There is something special to being invited to a posh restaurant by a charming, well dressed man. In a corner, there’s a piano playing some gentle jazz, along with a soft tenor sax adding to the warm, sultry feeling of a top-class restaurant. You’ve been invited by an aquaintance of yours, a friend of a friend, let’s say. This isn’t just girls who like this kind of thing, boys enjoy a decent glass of wine and a nice meal too.
As a budding writer, there are times when characters hold conversations in one’s mind. There are occasions when the characters aren’t actually in one’s book, as on this occasion. A friend of mine was challenged to write a story in 400 words, this was too much of a temptation, so I wrote this…
Lord Peter Wimsey.
It is a cool summer morning and Lord Peter has just emerged from the wood that edges the south lawn. The air is gentle and the birds are quieter now that the dawn chorus has subsided. He has just returned from a stroll and is now wandering across the damp grass with his two playful labradors gambolling at his feet. In front of him is his home, a stately two storey pile of Cotswold stone, where the French windows of the breakfast room stand open to the breeze.
Something puzzles Lord Peter as he walks towards the house, because Bunter is standing outside, as if bearing a message. As Lord Peter comes within earshot, he says to Bunter, “I say, Bunter, what’s up?”
“I fear there’s a detective novel being written, sir,” Bunter responds calmly.
“Dash it,” says Lord Peter with his right hand resting on his shooting stick, “we don’t have time for that today, do we?”
“I regret we do not,” comes the response, “you have a lunch with Agatha at Claridge’s and a meeting at Coutt’s after that, sir.”
“She’s short of a story, is she?”
“I believe that may be the case. She mentioned that you’d been to Bucharest last December and your train had become stuck in a snow-drift.”
“I say, how on earth did she get to hear about that?”
“I couldn’t possibly say, sir.”
“But Bunter, I know you are the soul of perception, but what’s all this about another detective novel being written?”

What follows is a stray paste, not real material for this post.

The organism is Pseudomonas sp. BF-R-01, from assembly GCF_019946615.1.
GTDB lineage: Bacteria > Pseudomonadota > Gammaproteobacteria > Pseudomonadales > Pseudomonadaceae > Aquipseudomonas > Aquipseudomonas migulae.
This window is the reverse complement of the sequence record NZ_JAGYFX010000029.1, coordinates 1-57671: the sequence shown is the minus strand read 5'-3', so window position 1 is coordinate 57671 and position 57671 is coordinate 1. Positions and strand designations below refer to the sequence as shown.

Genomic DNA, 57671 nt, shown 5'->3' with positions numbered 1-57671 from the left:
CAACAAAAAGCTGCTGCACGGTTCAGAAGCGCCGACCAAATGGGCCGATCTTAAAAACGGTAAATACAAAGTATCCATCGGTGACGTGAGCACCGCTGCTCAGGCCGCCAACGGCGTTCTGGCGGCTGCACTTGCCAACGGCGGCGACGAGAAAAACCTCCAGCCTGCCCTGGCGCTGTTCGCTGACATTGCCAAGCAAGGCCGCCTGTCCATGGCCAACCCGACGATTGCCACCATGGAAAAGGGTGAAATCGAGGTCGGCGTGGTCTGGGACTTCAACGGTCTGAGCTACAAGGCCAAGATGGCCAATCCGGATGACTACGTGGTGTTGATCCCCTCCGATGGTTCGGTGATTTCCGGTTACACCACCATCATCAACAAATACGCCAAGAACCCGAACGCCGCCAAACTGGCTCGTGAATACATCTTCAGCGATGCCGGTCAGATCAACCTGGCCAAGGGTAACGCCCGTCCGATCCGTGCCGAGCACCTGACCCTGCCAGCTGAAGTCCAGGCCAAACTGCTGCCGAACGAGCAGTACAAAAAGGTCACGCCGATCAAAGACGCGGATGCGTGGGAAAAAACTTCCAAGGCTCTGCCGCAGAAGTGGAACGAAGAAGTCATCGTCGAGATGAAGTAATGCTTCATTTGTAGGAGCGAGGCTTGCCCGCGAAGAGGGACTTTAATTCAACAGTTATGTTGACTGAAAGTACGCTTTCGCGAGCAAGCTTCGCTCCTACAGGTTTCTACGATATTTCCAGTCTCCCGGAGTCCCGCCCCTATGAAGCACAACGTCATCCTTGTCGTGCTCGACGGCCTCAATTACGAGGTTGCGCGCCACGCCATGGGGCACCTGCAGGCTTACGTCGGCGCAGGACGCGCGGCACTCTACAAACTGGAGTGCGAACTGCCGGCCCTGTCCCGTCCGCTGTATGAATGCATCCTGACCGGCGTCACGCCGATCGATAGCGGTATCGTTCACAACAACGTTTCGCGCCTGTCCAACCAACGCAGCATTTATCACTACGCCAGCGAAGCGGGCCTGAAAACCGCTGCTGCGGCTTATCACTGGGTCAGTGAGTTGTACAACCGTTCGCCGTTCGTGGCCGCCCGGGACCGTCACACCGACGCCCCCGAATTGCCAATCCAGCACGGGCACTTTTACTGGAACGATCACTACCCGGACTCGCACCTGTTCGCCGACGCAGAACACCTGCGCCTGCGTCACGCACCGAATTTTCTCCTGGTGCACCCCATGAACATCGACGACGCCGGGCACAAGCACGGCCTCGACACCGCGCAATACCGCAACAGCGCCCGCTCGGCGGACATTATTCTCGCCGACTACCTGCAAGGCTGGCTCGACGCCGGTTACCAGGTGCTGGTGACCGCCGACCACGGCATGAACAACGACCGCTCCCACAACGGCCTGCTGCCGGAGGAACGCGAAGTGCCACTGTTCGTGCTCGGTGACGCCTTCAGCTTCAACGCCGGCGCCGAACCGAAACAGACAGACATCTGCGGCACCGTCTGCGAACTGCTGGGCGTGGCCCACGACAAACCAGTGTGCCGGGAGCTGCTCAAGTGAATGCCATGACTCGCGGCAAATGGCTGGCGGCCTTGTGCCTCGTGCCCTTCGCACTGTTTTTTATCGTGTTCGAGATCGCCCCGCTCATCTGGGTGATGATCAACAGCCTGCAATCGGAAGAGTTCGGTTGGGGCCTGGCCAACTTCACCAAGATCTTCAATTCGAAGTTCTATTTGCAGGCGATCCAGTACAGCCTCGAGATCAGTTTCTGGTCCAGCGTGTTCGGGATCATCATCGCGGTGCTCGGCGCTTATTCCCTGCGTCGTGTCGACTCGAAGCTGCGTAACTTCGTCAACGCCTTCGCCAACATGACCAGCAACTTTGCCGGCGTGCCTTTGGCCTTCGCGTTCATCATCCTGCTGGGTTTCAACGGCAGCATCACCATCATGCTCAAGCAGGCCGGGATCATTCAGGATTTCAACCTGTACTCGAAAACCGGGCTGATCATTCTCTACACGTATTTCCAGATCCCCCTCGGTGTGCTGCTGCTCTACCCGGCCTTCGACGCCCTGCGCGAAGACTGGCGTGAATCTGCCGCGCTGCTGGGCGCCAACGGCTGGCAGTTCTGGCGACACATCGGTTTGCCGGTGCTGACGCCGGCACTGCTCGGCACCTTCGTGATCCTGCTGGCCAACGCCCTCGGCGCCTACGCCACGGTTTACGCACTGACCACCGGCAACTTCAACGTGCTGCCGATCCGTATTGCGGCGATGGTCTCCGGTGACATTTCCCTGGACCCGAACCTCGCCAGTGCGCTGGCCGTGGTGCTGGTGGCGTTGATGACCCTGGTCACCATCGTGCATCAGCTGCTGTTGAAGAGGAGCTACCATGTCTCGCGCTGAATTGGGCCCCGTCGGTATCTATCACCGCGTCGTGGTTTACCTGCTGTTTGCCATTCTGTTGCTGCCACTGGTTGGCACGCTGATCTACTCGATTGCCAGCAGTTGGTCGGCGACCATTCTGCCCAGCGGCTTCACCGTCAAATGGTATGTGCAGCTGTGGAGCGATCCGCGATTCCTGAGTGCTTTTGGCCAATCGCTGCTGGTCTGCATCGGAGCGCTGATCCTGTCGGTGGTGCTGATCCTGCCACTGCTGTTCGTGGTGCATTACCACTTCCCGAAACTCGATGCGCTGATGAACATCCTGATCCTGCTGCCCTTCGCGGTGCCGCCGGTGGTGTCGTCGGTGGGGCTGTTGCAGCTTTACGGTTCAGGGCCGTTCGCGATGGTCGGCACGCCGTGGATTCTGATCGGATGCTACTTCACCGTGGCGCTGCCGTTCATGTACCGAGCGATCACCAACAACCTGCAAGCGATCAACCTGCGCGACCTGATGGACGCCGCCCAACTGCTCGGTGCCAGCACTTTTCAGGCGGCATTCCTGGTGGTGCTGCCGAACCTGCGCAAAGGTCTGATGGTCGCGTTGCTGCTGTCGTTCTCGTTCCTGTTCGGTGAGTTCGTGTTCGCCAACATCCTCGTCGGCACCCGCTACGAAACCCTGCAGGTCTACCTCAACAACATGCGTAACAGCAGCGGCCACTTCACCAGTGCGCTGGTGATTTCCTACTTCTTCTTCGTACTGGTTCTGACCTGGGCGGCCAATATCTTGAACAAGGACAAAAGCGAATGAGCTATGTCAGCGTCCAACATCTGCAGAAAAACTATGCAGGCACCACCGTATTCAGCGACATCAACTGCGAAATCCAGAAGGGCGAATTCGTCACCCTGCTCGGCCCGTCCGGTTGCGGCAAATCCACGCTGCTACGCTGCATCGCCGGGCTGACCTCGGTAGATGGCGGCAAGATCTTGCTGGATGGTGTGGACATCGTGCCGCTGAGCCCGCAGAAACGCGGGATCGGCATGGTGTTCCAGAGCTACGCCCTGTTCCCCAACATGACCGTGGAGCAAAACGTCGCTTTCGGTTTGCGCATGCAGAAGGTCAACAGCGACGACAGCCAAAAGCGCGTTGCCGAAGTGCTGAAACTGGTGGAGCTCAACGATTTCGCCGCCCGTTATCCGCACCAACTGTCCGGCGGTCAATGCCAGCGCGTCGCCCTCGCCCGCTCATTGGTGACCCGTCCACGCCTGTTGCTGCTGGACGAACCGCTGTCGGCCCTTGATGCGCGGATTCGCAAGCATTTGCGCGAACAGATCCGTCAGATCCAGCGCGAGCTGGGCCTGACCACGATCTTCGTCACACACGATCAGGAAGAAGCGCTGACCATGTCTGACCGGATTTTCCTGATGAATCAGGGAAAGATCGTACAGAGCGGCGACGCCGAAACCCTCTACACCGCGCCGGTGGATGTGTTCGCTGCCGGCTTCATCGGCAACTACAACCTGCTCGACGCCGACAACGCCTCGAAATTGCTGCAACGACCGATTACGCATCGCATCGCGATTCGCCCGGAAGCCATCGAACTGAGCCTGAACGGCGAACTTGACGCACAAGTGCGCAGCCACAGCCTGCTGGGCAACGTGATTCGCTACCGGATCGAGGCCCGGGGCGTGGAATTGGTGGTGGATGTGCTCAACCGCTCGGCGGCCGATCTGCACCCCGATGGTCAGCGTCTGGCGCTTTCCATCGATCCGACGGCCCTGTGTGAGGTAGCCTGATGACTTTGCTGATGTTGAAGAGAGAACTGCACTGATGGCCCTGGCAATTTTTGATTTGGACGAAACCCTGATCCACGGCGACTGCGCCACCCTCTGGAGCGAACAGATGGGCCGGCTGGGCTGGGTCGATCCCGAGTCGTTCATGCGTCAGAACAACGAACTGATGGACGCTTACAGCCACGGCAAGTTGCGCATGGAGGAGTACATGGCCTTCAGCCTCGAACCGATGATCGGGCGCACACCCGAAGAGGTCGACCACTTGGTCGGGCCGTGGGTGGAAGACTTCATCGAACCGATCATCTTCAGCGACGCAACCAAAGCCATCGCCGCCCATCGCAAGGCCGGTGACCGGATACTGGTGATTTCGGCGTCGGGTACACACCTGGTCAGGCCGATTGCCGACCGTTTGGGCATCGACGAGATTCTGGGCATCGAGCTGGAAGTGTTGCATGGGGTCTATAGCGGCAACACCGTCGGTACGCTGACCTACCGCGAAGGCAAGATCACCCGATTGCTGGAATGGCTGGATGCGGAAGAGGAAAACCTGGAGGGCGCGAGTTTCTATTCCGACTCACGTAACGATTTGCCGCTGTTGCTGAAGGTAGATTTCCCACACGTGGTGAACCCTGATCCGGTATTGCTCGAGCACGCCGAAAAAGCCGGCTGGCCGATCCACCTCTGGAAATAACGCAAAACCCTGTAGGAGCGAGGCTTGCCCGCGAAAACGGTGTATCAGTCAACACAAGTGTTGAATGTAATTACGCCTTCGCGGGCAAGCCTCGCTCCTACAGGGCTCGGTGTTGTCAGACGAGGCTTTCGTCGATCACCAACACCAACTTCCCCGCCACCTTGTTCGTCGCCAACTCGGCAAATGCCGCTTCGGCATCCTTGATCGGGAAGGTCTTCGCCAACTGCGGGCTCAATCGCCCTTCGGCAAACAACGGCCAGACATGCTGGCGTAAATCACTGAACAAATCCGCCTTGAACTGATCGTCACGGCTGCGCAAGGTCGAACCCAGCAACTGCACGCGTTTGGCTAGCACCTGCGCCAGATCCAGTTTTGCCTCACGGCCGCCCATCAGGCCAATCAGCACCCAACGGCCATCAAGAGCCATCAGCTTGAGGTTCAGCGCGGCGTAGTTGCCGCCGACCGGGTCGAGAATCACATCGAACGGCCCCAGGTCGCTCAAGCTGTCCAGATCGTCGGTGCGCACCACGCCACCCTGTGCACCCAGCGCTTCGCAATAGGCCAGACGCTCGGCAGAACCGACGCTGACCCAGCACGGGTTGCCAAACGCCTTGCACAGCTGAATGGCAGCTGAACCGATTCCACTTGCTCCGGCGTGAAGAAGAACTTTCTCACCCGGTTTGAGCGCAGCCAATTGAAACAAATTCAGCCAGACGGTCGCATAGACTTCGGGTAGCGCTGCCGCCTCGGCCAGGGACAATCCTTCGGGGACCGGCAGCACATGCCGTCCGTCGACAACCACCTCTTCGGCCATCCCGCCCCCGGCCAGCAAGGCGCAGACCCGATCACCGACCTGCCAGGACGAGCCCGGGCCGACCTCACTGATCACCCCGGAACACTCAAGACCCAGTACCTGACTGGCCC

“Well, sir, it’s like this…” but before he can finish, Lord Peter says, “has that wretched Sayers woman turned up again?”
“No, sir,” Bunter responds with the calm of an experienced hand, “I would look over there, standing on the gravel drive.”
They both turn to me and Lord Peter puts in his monocle to his short-sighted eye, and frowns.
“Dash it,” says Lord Peter, “another ruddy pastiche.”
Shouting to me across the lawn, “bugger orff, I tell you!”
Somewhat shocked at his use of language and with the colour rising to my cheeks, I fumble my pencil into my handbag, close my notebook and hastily depart.
What he said after I left we will never know.
If you hadn’t guessed already, you’ll know that I live in Europe. Now there was a time when I could ask a Dutch person “how good is my Dutch?” In a manner like my asking people about their childhood memories (1). Now this wasn’t to ask how good they thought my Dutch was, but to find out if they were willing and able to make a decision for themselves, based on their own perceptions. Many Dutch people are unable to do this, because they’ve been trained in evidence-based decision making.
Only I have a problem: in the intervening years my Dutch has improved to the point where many now do not notice the BBC accent doing its best to keep its vocal head above the Dutch water. This has disarmed me because I now have to tell people that I am English, and so they are fore-warned that my spoken Dutch is pretty good.
In Roman times, the ownership of a slave was common for those who could afford it. This, however, wasn’t the southern American states before the 1900s; there were a wide variety of slaves from house slaves to those working the galleys. The house slave often had a lifestyle more in common with a servant today, albeit that they did not have their liberty. However, they were well fed, well dressed and even had days off.